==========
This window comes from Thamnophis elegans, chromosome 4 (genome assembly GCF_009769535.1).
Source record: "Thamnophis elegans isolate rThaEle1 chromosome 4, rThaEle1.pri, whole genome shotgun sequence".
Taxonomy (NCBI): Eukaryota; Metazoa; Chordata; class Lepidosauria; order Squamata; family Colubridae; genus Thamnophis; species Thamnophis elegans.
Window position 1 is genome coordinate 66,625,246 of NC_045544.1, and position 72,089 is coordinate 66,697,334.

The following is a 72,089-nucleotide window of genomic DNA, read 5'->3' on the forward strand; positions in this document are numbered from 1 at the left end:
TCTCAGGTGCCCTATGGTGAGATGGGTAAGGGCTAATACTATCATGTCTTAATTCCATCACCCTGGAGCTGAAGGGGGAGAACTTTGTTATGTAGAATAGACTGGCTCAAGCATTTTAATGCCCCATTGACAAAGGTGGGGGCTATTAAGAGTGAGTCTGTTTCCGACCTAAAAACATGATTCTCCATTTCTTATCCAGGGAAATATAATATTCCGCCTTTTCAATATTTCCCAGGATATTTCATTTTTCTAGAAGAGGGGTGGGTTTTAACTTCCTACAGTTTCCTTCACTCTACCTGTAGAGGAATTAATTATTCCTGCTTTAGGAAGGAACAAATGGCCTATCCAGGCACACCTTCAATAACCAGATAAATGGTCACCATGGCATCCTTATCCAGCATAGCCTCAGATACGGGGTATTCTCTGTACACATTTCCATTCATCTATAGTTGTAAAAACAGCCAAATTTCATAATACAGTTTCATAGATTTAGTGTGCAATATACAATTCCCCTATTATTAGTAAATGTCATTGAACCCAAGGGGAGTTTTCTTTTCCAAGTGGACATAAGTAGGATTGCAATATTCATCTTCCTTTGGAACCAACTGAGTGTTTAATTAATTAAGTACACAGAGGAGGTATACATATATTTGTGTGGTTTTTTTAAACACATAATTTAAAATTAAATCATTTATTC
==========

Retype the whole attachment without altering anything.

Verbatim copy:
This window comes from Thamnophis elegans, chromosome 4 (genome assembly GCF_009769535.1).
Source record: "Thamnophis elegans isolate rThaEle1 chromosome 4, rThaEle1.pri, whole genome shotgun sequence".
Taxonomy (NCBI): Eukaryota; Metazoa; Chordata; class Lepidosauria; order Squamata; family Colubridae; genus Thamnophis; species Thamnophis elegans.
Window position 1 is genome coordinate 66,625,246 of NC_045544.1, and position 72,089 is coordinate 66,697,334.

The following is a 72,089-nucleotide window of genomic DNA, read 5'->3' on the forward strand; positions in this document are numbered from 1 at the left end:
TCTCAGGTGCCCTATGGTGAGATGGGTAAGGGCTAATACTATCATGTCTTAATTCCATCACCCTGGAGCTGAAGGGGGAGAACTTTGTTATGTAGAATAGACTGGCTCAAGCATTTTAATGCCCCATTGACAAAGGTGGGGGCTATTAAGAGTGAGTCTGTTTCCGACCTAAAAACATGATTCTCCATTTCTTATCCAGGGAAATATAATATTCCGCCTTTTCAATATTTCCCAGGATATTTCATTTTTCTAGAAGAGGGGTGGGTTTTAACTTCCTACAGTTTCCTTCACTCTACCTGTAGAGGAATTAATTATTCCTGCTTTAGGAAGGAACAAATGGCCTATCCAGGCACACCTTCAATAACCAGATAAATGGTCACCATGGCATCCTTATCCAGCATAGCCTCAGATACGGGGTATTCTCTGTACACATTTCCATTCATCTATAGTTGTAAAAACAGCCAAATTTCATAATACAGTTTCATAGATTTAGTGTGCAATATACAATTCCCCTATTATTAGTAAATGTCATTGAACCCAAGGGGAGTTTTCTTTTCCAAGTGGACATAAGTAGGATTGCAATATTCATCTTCCTTTGGAACCAACTGAGTGTTTAATTAATTAAGTACACAGAGGAGGTATACATATATTTGTGTGGTTTTTTTAAACACATAATTTAAAATTAAATCATTTATTC